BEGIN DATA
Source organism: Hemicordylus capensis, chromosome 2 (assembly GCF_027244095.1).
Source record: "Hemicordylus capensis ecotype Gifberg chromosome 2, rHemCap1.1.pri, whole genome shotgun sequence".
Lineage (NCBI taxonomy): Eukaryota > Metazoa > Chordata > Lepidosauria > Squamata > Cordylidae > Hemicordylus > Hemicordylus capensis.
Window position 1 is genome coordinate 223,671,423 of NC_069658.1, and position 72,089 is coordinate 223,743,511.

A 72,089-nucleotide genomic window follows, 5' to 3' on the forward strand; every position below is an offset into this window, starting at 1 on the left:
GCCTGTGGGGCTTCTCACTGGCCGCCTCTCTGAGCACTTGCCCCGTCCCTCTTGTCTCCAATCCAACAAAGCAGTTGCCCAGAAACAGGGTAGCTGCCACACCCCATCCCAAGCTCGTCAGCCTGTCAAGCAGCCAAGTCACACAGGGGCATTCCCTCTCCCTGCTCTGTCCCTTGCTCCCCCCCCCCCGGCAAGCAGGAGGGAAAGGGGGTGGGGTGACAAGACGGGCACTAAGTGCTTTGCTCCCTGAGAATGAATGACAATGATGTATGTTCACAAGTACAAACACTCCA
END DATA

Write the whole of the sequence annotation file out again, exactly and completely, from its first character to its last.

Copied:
Source organism: Hemicordylus capensis, chromosome 2 (assembly GCF_027244095.1).
Source record: "Hemicordylus capensis ecotype Gifberg chromosome 2, rHemCap1.1.pri, whole genome shotgun sequence".
Lineage (NCBI taxonomy): Eukaryota > Metazoa > Chordata > Lepidosauria > Squamata > Cordylidae > Hemicordylus > Hemicordylus capensis.
Window position 1 is genome coordinate 223,671,423 of NC_069658.1, and position 72,089 is coordinate 223,743,511.

A 72,089-nucleotide genomic window follows, 5' to 3' on the forward strand; every position below is an offset into this window, starting at 1 on the left:
GCCTGTGGGGCTTCTCACTGGCCGCCTCTCTGAGCACTTGCCCCGTCCCTCTTGTCTCCAATCCAACAAAGCAGTTGCCCAGAAACAGGGTAGCTGCCACACCCCATCCCAAGCTCGTCAGCCTGTCAAGCAGCCAAGTCACACAGGGGCATTCCCTCTCCCTGCTCTGTCCCTTGCTCCCCCCCCCCCGGCAAGCAGGAGGGAAAGGGGGTGGGGTGACAAGACGGGCACTAAGTGCTTTGCTCCCTGAGAATGAATGACAATGATGTATGTTCACAAGTACAAACACTCCA